Spain's richest region, Catalonia has threatened to break away from Spain, but it is unlikely the move will succeed because the Spanish government is prepared to use "any legal instrument" to stop the region from holding a crucial referendum, according to UBS economist Matteo Cominetta.
In a report, Cominetta said the heavily indebted region will not be able to secede because the Spanish government has the legal right to prevent a referendum, which was approved by Catalonia's parliament last month.
According to article 155 of the Spanish Constitution, Spain's central government has the power to stop the vote from going ahead if "a regional government does not comply with constitutional law" or "acts against the general interest of Spain."
"The Spanish government could even suspend Catalonia's regional government, " Cominetta wrote.
Mariano Rajoy's government has already made clear "it will not authorize a referendum on Catalan independence."
The region is key because it's responsible for one-fifth of the country's economic output, and accounts for about one-fourth of Spain's exports. Catalonia's regional government claims it currently pays 16 billion euros more to the Spanish state than it receives in transfers every year.
The region's president Artur Mas has said he will go ahead with a vote "with or without the central government authorization."
Mas would be able to get around the constitution by using a Catalan law for consultations that says consultations on independence are not regarded to be a referendum.
According to Cominetta however, the Spanish central government has said it will lodge an appeal with the Spanish Constitutional Court to obtain a suspension of the law.
If Mas pushes the issue and holds a referendum without any legal substance, "huge economic" challenges would lie ahead for Catalonia, Cominetta added.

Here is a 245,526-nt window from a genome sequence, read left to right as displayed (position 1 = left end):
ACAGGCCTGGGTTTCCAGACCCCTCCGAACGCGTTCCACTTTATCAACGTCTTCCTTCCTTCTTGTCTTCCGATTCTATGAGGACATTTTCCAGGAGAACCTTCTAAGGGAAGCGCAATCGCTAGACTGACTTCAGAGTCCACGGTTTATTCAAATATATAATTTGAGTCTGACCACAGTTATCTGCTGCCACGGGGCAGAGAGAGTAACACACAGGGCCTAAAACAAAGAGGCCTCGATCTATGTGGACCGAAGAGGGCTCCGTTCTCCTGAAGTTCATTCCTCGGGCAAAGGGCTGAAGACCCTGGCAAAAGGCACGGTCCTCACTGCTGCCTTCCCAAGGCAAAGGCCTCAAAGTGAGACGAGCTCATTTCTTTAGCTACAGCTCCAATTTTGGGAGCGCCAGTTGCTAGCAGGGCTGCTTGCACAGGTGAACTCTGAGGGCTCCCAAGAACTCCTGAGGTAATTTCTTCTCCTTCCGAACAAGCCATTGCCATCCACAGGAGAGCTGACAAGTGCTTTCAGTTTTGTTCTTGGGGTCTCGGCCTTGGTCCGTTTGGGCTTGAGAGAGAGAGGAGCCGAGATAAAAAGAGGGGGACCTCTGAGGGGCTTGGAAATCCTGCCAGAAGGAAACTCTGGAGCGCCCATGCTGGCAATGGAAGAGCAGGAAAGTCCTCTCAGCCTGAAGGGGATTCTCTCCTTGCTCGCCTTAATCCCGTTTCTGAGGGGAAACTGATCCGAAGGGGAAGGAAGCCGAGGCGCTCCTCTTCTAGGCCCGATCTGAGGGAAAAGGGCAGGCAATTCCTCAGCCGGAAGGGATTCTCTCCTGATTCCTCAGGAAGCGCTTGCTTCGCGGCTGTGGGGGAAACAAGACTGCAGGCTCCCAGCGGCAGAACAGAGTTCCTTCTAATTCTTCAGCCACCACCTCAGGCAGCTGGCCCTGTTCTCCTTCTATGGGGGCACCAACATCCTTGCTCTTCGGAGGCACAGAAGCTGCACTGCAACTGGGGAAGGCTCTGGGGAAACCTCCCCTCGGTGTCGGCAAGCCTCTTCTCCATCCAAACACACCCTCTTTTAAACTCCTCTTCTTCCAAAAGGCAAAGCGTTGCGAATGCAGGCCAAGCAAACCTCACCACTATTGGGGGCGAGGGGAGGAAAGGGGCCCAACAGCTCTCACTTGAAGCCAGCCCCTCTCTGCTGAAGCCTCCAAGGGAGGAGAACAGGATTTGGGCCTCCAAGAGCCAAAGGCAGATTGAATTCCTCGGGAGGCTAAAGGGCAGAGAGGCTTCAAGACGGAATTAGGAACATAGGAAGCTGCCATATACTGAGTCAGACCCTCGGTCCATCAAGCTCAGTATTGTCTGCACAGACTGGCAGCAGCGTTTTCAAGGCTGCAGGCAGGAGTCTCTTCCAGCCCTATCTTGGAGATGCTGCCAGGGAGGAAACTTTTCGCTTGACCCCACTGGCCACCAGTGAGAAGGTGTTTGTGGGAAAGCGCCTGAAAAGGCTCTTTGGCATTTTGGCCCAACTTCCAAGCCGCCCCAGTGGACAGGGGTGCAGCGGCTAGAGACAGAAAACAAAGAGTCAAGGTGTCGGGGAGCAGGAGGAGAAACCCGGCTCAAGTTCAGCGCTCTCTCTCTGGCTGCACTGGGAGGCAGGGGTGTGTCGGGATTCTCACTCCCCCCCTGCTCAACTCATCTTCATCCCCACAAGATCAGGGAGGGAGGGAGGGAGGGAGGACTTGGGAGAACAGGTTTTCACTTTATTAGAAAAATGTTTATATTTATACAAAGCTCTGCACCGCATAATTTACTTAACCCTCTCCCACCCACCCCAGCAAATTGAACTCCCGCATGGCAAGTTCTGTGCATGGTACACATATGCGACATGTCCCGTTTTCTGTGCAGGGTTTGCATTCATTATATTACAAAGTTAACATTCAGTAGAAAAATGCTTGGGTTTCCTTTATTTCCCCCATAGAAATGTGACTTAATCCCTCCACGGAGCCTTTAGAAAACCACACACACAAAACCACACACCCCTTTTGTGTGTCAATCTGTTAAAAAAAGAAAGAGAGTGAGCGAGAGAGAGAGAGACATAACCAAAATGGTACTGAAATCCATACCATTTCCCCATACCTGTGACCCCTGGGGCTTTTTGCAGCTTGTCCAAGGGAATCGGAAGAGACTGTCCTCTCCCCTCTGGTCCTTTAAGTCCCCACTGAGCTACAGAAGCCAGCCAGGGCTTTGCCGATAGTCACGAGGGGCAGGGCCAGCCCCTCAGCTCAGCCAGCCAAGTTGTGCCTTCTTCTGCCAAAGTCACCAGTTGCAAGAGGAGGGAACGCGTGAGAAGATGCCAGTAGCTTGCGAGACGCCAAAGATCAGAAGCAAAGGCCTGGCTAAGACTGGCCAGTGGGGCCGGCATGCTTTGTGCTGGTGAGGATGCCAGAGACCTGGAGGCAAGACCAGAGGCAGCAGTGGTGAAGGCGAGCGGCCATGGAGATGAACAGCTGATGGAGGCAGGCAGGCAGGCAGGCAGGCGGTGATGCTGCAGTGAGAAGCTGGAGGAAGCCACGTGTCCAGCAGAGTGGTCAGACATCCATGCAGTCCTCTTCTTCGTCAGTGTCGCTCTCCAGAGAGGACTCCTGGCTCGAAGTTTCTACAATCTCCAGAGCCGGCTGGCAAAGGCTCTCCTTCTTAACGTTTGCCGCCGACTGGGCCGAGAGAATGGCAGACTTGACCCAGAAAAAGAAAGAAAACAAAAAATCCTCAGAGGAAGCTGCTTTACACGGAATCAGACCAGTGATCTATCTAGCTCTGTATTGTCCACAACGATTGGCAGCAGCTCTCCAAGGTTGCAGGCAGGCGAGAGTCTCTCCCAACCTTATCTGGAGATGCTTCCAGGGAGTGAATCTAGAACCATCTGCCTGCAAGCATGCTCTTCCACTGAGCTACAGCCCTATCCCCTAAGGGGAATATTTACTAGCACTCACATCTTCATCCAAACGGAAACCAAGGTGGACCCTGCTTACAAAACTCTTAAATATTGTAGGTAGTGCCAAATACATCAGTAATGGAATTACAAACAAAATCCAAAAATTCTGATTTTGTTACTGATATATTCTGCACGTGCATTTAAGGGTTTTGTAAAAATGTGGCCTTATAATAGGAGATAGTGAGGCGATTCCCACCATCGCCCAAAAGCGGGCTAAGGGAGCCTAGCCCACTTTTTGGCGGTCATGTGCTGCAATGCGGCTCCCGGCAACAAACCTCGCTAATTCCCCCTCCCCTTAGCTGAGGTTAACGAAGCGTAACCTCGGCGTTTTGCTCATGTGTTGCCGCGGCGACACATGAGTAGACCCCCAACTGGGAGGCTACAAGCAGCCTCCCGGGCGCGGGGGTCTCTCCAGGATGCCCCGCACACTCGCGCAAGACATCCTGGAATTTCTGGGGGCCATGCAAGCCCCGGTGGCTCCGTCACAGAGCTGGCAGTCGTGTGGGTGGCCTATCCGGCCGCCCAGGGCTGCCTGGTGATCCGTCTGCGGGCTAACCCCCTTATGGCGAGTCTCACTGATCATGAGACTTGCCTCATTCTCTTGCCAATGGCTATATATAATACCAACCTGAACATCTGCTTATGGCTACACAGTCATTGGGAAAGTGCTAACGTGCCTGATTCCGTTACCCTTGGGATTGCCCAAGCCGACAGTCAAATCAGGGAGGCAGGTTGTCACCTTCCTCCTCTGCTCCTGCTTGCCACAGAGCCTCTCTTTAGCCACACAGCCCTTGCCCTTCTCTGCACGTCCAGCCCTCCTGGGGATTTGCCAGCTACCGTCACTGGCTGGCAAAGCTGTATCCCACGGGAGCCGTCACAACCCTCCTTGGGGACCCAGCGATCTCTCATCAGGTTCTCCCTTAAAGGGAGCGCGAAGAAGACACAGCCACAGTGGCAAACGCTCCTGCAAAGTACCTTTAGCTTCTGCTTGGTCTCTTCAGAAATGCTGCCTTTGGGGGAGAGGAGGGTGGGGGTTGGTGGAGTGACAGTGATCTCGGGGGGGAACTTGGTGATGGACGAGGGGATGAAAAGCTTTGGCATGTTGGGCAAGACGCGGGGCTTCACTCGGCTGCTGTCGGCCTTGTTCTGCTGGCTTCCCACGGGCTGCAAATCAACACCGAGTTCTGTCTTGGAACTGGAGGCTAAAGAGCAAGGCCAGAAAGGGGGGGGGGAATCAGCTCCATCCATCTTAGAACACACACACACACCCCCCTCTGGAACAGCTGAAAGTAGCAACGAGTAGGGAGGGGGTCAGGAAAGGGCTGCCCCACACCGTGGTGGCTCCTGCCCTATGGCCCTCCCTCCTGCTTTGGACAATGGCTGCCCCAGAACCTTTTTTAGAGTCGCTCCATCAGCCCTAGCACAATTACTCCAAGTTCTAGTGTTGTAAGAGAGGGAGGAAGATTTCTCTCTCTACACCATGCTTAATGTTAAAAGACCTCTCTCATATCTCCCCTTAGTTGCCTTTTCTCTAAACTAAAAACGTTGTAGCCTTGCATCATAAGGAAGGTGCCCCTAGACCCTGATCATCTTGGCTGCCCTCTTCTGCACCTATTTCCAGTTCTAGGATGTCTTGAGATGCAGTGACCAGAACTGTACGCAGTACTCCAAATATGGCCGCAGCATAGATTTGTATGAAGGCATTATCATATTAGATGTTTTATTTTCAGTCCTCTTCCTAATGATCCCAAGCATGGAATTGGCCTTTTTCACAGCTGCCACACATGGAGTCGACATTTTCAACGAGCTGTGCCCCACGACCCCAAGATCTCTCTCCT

Although an independent Catalonia would have a gross domestic product (GDP) to debt ratio of 20 percent and its fiscal surplus would stand at 4 percent, Catalonia's economic prospects would be "gloomy, possibly even disastrous."
The region would not be in the European Union and the euro zone and would therefore lose access to its predominant export market. It would have to introduce a new currency "in an already troubled economic environment, with public debt fully denominated in a foreign currency, without access to bond markets and without [European Stability Mechanism] and [European Central Bank ] protection, " the report said.
Instead, what's likely to happen is a renegotiation of the inter-regional fiscal transfers.
"Mas is playing the independentist card with the central government to obtain a certain long-sought renegotiation of the intra-regional fiscal transfers' mechanism, rather vying for full independence, " Cominetta added.
Catalan people are increasingly in favor of independence. The latest poll from the Centre d'Estudis d'Opinion shows that for the first time since 2005 a majority of Catalans (51.1 percent) would vote in favor of such a move. In 2007, before Spain's debt crisis, only around 15 percent of Catalans were in favor of independence.
—By CNBC.com's Liza Jansen, special for CNBC.com; Follow Her on Twitter @lizajansen